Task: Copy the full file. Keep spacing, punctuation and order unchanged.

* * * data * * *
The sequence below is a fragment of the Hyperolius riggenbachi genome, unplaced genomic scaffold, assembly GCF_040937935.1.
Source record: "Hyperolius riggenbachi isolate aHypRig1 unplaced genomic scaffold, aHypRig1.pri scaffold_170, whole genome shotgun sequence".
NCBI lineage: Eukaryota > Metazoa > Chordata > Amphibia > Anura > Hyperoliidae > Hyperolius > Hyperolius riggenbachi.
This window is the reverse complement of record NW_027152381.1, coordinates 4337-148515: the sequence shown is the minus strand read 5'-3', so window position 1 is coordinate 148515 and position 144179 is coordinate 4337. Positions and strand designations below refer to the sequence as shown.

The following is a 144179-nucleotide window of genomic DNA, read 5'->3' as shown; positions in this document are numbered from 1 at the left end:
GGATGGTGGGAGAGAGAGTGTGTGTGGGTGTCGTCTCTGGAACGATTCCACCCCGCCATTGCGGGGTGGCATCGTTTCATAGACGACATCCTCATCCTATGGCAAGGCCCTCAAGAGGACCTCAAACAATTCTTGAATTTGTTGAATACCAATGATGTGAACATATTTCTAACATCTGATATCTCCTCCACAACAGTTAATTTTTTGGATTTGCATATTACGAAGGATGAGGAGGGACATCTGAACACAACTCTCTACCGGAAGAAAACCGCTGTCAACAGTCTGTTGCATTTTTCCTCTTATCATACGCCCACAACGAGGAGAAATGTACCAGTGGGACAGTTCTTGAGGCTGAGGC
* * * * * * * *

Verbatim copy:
The sequence below is a fragment of the Hyperolius riggenbachi genome, unplaced genomic scaffold, assembly GCF_040937935.1.
Source record: "Hyperolius riggenbachi isolate aHypRig1 unplaced genomic scaffold, aHypRig1.pri scaffold_170, whole genome shotgun sequence".
NCBI lineage: Eukaryota > Metazoa > Chordata > Amphibia > Anura > Hyperoliidae > Hyperolius > Hyperolius riggenbachi.
This window is the reverse complement of record NW_027152381.1, coordinates 4337-148515: the sequence shown is the minus strand read 5'-3', so window position 1 is coordinate 148515 and position 144179 is coordinate 4337. Positions and strand designations below refer to the sequence as shown.

The following is a 144179-nucleotide window of genomic DNA, read 5'->3' as shown; positions in this document are numbered from 1 at the left end:
GGATGGTGGGAGAGAGAGTGTGTGTGGGTGTCGTCTCTGGAACGATTCCACCCCGCCATTGCGGGGTGGCATCGTTTCATAGACGACATCCTCATCCTATGGCAAGGCCCTCAAGAGGACCTCAAACAATTCTTGAATTTGTTGAATACCAATGATGTGAACATATTTCTAACATCTGATATCTCCTCCACAACAGTTAATTTTTTGGATTTGCATATTACGAAGGATGAGGAGGGACATCTGAACACAACTCTCTACCGGAAGAAAACCGCTGTCAACAGTCTGTTGCATTTTTCCTCTTATCATACGCCCACAACGAGGAGAAATGTACCAGTGGGACAGTTCTTGAGGCTGAGGC